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Then sorry; I don't really understand what you are condemning or judging???

Aside from not understanding what it is you are referring to (??), my comment was directed at intoronto.

Completely agreed. By using his legacy as a narrative describing how he changed a country from one that beats its own citizens to one that hosts the olympic games would be a great idea. I'm sure Mandela would have loved to see a games in South Africa because after all, he was the one who made them possible. By no means am I suggesting they overdo the emotional piece, but by adding it in I certainly think it would help the bid in a very positive way.

Yep. I dare say its presence (even if not explicitly mentioned) will have an impact - particularly for 2024. Much of the news surrounding Mandela's death here in Australia is mostly focused on the new South Africa. There really is momentum and a story. I wouldn't look bad upon an South African Olympic bid for noting this either, as long as it is done with tact. If anyone wants to criticise a perhaps garish use of tragedy to garner sympathy then look no further than the Tokyo 2020 crew. But then, they did win.

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That is not what I was suggesting. It is not using his 'death' to gain - he was a frail 95 year old man, so his death is hardly tragic or unexpected, but rather using his LEGACY and everything he stood for - the Rainbow Nation - which would undoubtedly be part of the narrative of a South African Olympics. It is part of an entire nation's identity, how is that wrong.

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That isn't wrong. I took it as "Mandela died now we can use this to our advantage"

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I don't think there's any doubt a South African bid would invoke the legacy of Mandela. I don't think it would be used as underlying platform though to win a bid. What I could see happening is during the final presentations, the bid committee brings out a member of Mandela's family to address the IOC. The sentiment would be powerful. Would that be enough for a winning bid? Probably not, but it would go a long way.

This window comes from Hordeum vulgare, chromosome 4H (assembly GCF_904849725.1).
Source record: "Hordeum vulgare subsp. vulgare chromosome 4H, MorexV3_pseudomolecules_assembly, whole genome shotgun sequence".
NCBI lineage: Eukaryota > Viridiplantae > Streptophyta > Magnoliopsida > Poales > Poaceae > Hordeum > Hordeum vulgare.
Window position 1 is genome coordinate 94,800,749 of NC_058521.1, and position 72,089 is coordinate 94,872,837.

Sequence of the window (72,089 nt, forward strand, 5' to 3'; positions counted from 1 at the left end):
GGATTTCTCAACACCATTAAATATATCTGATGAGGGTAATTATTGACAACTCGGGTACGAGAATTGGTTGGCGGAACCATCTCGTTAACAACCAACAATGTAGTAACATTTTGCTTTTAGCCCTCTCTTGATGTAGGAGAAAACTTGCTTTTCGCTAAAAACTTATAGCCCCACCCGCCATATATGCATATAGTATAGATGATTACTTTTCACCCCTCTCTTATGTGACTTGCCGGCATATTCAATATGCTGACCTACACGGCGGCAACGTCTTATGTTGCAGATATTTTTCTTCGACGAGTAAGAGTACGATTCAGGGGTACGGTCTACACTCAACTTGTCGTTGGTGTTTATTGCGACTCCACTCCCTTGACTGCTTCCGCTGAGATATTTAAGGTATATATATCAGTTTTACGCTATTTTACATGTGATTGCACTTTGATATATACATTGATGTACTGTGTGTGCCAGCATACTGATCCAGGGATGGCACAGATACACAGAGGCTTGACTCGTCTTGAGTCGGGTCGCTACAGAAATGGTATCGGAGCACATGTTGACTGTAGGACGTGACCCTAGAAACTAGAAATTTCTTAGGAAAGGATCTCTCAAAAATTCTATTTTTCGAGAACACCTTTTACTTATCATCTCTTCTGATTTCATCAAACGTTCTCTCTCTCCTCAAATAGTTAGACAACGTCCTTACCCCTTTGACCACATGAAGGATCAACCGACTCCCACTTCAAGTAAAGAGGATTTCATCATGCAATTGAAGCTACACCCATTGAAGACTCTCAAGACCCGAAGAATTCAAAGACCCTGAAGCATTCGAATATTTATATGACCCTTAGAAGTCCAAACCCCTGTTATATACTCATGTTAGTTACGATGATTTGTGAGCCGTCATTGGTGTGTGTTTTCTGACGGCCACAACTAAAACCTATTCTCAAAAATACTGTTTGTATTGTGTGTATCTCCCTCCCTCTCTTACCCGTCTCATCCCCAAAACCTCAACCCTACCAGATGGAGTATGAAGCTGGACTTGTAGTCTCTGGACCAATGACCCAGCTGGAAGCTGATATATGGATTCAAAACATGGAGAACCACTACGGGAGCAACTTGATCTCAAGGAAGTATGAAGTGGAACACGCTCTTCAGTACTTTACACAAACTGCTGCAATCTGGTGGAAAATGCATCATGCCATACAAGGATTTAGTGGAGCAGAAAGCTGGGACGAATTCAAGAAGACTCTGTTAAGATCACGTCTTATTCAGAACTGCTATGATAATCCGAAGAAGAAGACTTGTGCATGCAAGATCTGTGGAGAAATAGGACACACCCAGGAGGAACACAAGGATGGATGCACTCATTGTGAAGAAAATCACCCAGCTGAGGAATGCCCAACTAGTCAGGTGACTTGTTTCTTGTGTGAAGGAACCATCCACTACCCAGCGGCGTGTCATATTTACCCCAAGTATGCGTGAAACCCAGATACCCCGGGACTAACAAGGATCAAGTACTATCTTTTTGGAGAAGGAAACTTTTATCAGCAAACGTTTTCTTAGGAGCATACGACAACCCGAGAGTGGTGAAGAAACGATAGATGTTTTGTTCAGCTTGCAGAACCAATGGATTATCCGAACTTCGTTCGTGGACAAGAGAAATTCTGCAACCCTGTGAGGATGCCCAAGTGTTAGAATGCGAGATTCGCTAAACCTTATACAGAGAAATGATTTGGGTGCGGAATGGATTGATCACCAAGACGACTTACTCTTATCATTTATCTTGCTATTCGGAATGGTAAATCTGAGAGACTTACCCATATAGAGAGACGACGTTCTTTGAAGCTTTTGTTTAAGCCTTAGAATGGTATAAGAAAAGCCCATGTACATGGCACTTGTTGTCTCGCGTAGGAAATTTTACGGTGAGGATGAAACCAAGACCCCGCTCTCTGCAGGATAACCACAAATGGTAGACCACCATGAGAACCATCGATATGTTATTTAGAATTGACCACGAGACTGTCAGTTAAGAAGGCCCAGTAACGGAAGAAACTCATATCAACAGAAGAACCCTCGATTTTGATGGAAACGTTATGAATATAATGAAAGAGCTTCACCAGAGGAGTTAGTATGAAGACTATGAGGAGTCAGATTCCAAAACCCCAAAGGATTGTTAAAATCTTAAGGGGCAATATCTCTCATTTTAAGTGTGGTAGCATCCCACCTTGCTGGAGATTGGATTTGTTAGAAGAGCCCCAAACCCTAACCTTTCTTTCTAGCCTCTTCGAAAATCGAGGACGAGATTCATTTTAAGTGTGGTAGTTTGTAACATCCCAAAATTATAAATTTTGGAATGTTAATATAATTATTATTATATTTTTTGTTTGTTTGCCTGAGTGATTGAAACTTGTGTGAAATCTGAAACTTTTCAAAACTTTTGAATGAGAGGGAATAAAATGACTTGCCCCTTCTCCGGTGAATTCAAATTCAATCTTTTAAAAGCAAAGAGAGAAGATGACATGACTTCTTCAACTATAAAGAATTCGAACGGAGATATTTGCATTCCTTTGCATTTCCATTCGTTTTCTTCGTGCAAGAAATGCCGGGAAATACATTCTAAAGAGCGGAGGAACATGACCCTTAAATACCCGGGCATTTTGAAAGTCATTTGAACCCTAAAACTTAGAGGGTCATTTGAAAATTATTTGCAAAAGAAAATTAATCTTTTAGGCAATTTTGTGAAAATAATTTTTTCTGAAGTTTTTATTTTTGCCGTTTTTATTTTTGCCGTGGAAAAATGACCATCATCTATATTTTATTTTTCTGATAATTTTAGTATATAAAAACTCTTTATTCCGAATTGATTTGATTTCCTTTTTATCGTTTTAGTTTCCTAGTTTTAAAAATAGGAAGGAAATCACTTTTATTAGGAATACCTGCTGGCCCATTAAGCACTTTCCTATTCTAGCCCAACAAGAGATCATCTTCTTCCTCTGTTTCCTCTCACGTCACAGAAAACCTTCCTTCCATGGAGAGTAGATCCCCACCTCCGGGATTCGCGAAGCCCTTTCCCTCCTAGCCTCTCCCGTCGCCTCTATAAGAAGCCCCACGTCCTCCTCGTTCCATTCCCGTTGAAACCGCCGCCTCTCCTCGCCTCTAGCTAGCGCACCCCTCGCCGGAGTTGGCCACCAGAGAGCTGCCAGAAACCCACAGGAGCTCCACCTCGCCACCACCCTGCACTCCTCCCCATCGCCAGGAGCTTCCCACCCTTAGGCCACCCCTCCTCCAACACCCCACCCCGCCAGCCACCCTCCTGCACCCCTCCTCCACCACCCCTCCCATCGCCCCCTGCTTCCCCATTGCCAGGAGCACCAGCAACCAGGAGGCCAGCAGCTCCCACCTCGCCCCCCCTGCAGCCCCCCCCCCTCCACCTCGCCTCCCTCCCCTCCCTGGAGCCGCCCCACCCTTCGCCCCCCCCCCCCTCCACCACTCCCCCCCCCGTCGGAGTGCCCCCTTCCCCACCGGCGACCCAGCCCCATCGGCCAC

Did Mandela address the IOC during the final presentations for Cape Town's 2004 bid?

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I don't think there's any doubt a South African bid would invoke the legacy of Mandela. I don't think it would be used as underlying platform though to win a bid. What I could see happening is during the final presentations, the bid committee brings out a member of Mandela's family to address the IOC. The sentiment would be powerful. Would that be enough for a winning bid? Probably not, but it would go a long way.

Did Mandela address the IOC during the final presentations for Cape Town's 2004 bid?

And more important, the IOC got to meet RSA's other power brokers face-to-face and in the flesh, and actually see Durban from ground level, at the 2011 IOC Session. I hope the RSA does not let that opportunity sour and spoil for too long.

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I think this "Madiba" legacy would be expected by the IOC voters. But what could be more powerful to the "1st African Olympics" message is that other men like him, let's say Thomas Sankara, Patrice Lumumba and even Gandhi (who lived and embarked to a crusade injustice in Durban) contributed to inspire millions of Africans. And if they include athletes like Abebe Bikila or Roger Milla, I think that could easily make to bring the Games to the "Black Continent".

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I think the RSA just has to time it perfectly so that it is a socially responsible venture and NOT just a superficial, vanity production for RSA's glory. The RSA has to be able to say when they give the go...that say, the $3 billion or so that they will be spending is not food or potable drinking water taken away from the table or for medicines and shelter for those who are still in need. And they have to push it (not too strongly) that these would be Africa's Games, not just South Africa's.

So what is RSA's balance of payments??

Edited by baron-pierreIV